Coronavirus is keeping us all indoors, or perhaps close to home if we live in the country. I decided that I should find something around the place to photograph and fell upon this really beautiful ‘Peace Lilly’ that was just opening in the dining room. I thought, as it was a stark white flower that I’d photograph it against a black background, and it would look wonderful in monochrome. However I still went and put the digital back, which is ‘colour’ of course, on the Hasselblad 500.
Having shot some on the Aptus, I also did do some on black and white Acros 100 film. The film is still to be developed, but I think I prefer this particular image in colour anyway, even though the green stalk is only bit of colour!
Driving past Chichester on Wednesday last week, I couldn’t help dropping in to see more of Michael Kenna’s prints at the superb Bosham Gallery.
In my previous post I talked about my delight at the ‘Michael Kenna – 45 Retrospective Exhibition’ that was showing through the summer. They had followed it up with another featuring his work called ‘New and Rare Works’ running from 2nd to 28th September…so just a few days left to see it as I write this.
I was able to chat with the owner Luke Whittaker, who had obviously set up a very good relationship with Michael to get more prints personally produced by him to show. There were indeed some ‘New’ ones but also some that had ‘sold out’ of the artists 45 print editions. For these Michael had released ‘Artist Proofs’ from his archives.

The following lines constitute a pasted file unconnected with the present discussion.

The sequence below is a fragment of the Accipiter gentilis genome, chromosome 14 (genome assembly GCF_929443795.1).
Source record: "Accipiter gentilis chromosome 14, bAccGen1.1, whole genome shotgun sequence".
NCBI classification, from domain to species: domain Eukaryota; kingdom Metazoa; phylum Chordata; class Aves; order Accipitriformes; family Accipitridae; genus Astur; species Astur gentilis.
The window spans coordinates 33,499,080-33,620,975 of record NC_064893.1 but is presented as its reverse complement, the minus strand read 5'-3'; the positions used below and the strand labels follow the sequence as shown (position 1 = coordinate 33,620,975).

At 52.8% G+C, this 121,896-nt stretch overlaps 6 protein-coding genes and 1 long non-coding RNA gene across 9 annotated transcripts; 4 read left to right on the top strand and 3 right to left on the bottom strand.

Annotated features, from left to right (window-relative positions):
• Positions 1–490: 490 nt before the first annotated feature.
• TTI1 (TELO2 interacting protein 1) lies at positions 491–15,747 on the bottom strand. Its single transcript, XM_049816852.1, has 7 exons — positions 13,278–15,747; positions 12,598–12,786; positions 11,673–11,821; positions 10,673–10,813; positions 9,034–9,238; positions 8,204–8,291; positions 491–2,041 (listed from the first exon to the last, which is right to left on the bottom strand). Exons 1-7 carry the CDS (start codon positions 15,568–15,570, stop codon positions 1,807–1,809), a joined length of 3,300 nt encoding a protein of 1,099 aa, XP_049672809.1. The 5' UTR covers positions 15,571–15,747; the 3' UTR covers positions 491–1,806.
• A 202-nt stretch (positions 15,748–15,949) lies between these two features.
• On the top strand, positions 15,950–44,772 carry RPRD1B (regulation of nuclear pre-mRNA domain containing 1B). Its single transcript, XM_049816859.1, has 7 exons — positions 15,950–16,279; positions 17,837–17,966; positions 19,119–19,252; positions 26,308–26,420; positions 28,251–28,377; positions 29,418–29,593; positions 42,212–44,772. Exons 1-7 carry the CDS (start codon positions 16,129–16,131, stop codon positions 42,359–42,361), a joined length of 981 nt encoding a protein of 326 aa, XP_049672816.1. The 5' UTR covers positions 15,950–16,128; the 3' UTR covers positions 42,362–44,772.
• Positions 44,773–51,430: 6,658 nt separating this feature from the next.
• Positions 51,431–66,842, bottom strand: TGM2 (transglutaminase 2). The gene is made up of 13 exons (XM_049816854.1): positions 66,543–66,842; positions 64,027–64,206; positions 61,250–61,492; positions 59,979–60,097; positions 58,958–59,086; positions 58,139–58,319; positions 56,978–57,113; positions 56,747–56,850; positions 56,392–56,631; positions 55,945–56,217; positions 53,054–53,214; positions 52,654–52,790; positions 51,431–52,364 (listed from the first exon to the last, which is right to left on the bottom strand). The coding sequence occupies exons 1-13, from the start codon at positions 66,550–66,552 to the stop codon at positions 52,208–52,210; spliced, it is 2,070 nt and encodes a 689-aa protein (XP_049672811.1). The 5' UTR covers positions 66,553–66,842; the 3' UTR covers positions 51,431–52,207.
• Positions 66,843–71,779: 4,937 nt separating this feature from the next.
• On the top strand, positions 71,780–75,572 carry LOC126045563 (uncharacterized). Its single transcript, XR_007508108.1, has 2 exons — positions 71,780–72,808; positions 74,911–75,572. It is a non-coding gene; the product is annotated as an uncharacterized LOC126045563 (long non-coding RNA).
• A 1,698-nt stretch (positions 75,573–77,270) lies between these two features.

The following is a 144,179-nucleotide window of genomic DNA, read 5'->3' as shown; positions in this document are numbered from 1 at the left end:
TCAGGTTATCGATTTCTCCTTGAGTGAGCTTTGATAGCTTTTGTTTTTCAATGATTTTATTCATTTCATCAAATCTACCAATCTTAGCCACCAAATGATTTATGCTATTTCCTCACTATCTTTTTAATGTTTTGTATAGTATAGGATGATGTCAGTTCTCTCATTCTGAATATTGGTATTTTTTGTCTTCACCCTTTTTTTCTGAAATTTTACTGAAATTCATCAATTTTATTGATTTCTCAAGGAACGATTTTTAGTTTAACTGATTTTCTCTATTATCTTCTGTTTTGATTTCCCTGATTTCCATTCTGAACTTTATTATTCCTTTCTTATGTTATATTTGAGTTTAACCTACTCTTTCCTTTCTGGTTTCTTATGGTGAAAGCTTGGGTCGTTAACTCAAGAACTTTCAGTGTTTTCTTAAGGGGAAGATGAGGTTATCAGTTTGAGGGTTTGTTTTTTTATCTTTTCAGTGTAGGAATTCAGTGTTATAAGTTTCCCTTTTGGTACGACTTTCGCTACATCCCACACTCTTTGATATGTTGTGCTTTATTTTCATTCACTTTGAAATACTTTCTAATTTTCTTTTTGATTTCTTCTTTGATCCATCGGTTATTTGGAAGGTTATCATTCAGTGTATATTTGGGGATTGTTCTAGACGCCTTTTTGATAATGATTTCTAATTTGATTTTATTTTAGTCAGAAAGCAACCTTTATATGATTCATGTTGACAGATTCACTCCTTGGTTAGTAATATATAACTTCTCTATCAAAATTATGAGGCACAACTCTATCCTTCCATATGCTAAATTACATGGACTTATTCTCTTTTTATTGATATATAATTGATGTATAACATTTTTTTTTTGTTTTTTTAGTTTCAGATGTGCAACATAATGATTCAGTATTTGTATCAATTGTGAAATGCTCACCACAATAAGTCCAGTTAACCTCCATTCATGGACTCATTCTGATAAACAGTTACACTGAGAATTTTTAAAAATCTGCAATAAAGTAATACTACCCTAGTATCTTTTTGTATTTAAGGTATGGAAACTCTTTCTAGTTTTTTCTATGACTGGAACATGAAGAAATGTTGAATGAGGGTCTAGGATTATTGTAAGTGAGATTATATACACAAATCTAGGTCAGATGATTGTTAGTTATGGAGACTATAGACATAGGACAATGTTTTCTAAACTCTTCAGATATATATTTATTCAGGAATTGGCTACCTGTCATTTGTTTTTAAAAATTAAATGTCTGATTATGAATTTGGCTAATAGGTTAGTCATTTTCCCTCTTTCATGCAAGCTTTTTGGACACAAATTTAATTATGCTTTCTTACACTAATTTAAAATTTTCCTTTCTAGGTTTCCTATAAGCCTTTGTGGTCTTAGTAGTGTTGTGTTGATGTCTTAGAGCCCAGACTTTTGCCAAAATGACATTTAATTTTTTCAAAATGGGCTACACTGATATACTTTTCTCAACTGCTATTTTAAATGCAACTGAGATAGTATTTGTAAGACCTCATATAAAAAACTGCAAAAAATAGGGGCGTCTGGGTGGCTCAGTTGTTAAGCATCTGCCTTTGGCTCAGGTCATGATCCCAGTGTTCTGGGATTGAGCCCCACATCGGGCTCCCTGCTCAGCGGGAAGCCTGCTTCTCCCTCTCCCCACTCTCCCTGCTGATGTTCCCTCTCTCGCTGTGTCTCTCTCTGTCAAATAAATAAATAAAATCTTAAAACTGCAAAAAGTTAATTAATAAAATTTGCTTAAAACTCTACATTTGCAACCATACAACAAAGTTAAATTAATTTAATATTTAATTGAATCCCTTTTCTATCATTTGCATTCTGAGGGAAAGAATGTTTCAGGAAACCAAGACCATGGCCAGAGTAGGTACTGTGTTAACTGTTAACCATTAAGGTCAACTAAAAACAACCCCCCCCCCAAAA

I was bold over by one of his images taken in Hokkaido back in 2002. A picture I had never seen before.
I’ve been shooting long exposures of the moon ‘rising and setting’ ever since I went back to using a film camera, a few years ago now. I was taken with an image by, once again, Michael Kenna, of the moon rising over the Chausey Islands off the French coast. I realised that over the years I had photographed the moon many times, but never as a really, really long exposure. The magic that happens during an excessively long exposure is quite wonderful and Kenna had started a whole ‘minimalism movement’ in monochrome photography with his ‘frozen water’ and also his many images by moonlight. Others had done long exposures before but Kenna did lots of it and made some outstanding pictures…as he still does.
My last post was about the recent Hasselblad product announcements and particularly about the slim little ‘body’, that Hasselblad is calling the 907X.
The Hasselblad press announcement stated that it would be able to take, in addition to the obvious XCD lenses from the X-1D camera, the H Series lenses and also the ancient V Series.
Here’s a look at what I think that means. Hasselblad, along with others like FotoDiox, Klipon and Cambo, have all been making Hasselblad lens adapters for sometime. But let’s start with the Hasselblad adapters currently for the X-1D camera.
Hasselblad just made a set of surprise announcements. They are going to be selling a Mark 2 version of their most beautiful looking digital camera to date, the X-1D. It has a better touch screen and I do hope it will fix some of the things they omitted when the original X-1D came out. I hope they’ve remembered that photographers need a proper ‘remote release’…you can’t rely on being tethered to remotely fire a camera. Also they must fix the small built in delay the camera suffers from. Pressing a shutter must be instant!
Although staying with the 50Meg pixel resolution, the X-1D also gets another new lens…fine, but the best news for ‘old dinosaurs’ like me who love their old V Series film cameras is that we haven’t been forgotten.